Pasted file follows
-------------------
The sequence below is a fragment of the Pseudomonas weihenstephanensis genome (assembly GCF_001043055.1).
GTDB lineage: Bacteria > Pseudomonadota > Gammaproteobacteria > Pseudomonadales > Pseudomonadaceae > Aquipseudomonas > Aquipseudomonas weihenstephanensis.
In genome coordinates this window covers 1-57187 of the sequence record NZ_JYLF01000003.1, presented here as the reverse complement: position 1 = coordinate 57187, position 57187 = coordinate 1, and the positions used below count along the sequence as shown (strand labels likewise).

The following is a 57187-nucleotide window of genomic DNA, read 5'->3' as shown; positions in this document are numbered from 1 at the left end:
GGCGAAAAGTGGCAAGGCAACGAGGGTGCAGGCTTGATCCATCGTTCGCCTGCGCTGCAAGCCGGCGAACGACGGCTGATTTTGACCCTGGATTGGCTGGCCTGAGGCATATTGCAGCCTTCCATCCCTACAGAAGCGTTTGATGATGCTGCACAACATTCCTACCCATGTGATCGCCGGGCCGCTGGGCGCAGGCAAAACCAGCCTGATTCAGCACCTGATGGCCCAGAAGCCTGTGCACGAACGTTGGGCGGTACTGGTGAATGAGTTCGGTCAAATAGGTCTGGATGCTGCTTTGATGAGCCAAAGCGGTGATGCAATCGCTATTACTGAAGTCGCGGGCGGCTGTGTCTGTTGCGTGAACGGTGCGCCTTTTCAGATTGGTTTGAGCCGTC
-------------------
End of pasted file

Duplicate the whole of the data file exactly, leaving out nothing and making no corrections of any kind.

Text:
The sequence below is a fragment of the Pseudomonas weihenstephanensis genome (assembly GCF_001043055.1).
GTDB lineage: Bacteria > Pseudomonadota > Gammaproteobacteria > Pseudomonadales > Pseudomonadaceae > Aquipseudomonas > Aquipseudomonas weihenstephanensis.
In genome coordinates this window covers 1-57187 of the sequence record NZ_JYLF01000003.1, presented here as the reverse complement: position 1 = coordinate 57187, position 57187 = coordinate 1, and the positions used below count along the sequence as shown (strand labels likewise).

The following is a 57187-nucleotide window of genomic DNA, read 5'->3' as shown; positions in this document are numbered from 1 at the left end:
GGCGAAAAGTGGCAAGGCAACGAGGGTGCAGGCTTGATCCATCGTTCGCCTGCGCTGCAAGCCGGCGAACGACGGCTGATTTTGACCCTGGATTGGCTGGCCTGAGGCATATTGCAGCCTTCCATCCCTACAGAAGCGTTTGATGATGCTGCACAACATTCCTACCCATGTGATCGCCGGGCCGCTGGGCGCAGGCAAAACCAGCCTGATTCAGCACCTGATGGCCCAGAAGCCTGTGCACGAACGTTGGGCGGTACTGGTGAATGAGTTCGGTCAAATAGGTCTGGATGCTGCTTTGATGAGCCAAAGCGGTGATGCAATCGCTATTACTGAAGTCGCGGGCGGCTGTGTCTGTTGCGTGAACGGTGCGCCTTTTCAGATTGGTTTGAGCCGTC